Megan Kasmar, 15, Survives Two Bouts With Cancer and a Lung Disease
Kasmar was diagnosed with alveolar rhabdomyosarcoma, a rare cancer affecting the muscles that develops during the embryonic stage of development, when she was just 11 months old. Although doctors told her parents that she only had a 35 percent chance of survival, Kasmar made it through the illness.
After a year, however, the cancer developed anew in five of her organs, resulting in two years of chemotherapy, radiation and surgeries.
Although the treatments killed the cancer, doctors learned in 2009 that the radiation had led Kasmar to develop pulmonary fibrosis, a condition that leads to progressive scarring of tissue in the lungs. Even after a cold put her in the intensive care unit and nearly killed her, Kasmar continues to keep a smile on her face.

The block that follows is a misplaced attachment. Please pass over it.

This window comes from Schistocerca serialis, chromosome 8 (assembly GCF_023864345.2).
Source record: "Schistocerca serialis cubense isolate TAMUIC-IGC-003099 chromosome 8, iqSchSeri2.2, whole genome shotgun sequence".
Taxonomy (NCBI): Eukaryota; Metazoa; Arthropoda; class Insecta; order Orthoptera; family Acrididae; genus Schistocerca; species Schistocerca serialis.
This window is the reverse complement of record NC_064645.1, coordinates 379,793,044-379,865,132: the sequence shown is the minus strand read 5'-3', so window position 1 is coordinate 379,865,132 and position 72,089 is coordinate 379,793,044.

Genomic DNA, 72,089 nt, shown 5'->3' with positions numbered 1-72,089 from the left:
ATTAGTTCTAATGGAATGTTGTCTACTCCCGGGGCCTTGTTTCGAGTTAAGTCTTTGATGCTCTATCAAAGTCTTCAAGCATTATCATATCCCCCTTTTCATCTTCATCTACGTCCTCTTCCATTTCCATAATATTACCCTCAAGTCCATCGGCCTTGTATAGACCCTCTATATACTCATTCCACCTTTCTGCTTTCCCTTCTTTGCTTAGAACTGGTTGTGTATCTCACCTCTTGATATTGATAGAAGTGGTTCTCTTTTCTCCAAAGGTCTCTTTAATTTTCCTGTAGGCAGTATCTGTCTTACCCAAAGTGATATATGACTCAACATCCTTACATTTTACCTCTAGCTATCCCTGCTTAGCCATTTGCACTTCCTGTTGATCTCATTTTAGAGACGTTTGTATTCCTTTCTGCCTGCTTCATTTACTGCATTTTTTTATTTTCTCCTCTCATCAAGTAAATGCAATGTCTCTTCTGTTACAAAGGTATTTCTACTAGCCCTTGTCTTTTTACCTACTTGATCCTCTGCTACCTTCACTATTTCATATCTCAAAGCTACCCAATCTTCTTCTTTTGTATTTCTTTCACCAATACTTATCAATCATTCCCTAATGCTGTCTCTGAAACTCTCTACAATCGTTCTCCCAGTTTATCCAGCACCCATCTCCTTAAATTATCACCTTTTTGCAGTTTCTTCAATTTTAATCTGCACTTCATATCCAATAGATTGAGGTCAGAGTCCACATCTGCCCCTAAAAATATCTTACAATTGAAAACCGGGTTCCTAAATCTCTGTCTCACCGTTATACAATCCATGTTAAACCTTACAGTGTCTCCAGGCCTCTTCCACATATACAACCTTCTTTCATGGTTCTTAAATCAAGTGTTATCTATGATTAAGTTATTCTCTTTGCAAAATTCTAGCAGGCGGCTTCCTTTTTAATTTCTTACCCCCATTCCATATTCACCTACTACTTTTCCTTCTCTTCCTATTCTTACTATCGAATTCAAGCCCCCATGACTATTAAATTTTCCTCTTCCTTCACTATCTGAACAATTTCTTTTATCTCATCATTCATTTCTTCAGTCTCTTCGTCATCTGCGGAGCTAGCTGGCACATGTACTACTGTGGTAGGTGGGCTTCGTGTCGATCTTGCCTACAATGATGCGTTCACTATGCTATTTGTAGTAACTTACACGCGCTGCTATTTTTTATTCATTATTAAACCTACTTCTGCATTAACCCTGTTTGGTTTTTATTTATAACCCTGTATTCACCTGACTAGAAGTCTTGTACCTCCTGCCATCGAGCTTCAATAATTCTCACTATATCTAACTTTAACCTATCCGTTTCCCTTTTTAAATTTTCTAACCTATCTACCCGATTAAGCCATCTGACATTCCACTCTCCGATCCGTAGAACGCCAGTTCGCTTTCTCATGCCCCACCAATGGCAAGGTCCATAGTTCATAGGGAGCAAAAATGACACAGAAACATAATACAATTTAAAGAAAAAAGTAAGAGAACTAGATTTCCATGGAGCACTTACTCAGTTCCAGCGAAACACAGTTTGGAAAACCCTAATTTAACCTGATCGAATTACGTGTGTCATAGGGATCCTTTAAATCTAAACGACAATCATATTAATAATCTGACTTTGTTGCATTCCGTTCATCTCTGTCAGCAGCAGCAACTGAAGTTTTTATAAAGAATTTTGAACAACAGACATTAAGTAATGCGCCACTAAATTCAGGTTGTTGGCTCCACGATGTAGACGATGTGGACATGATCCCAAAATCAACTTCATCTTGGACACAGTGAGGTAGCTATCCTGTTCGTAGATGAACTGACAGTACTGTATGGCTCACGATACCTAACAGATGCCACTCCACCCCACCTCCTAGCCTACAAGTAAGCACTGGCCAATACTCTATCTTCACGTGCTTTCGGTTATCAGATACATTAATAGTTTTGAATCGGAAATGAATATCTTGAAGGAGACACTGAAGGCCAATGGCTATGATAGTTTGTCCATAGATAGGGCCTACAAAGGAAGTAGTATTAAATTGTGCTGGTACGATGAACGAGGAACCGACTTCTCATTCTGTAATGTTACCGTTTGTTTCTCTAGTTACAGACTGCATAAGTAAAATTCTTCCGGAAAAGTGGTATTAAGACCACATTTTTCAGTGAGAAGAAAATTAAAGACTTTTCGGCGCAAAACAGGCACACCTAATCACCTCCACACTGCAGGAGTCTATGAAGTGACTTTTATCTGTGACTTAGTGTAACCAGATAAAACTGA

"It is hard, but I'm getting through it. I have a lot of support from my friends and people around me," she told the source. "I tell 'em not to take life for granted. Live every moment to the fullest. Help other people and love. I love love!"
According to the American Cancer Society, there are approximately 350 new cases of rhabdomyosarcoma diagnosed in the United States every year. Roughly 60 percent of people with rhabdomyosarcoma are under the age of 10, and the disease makes up around 3 percent of all childhood cancers. The organization offers support, resources and information to families of children suffering from this form of cancer.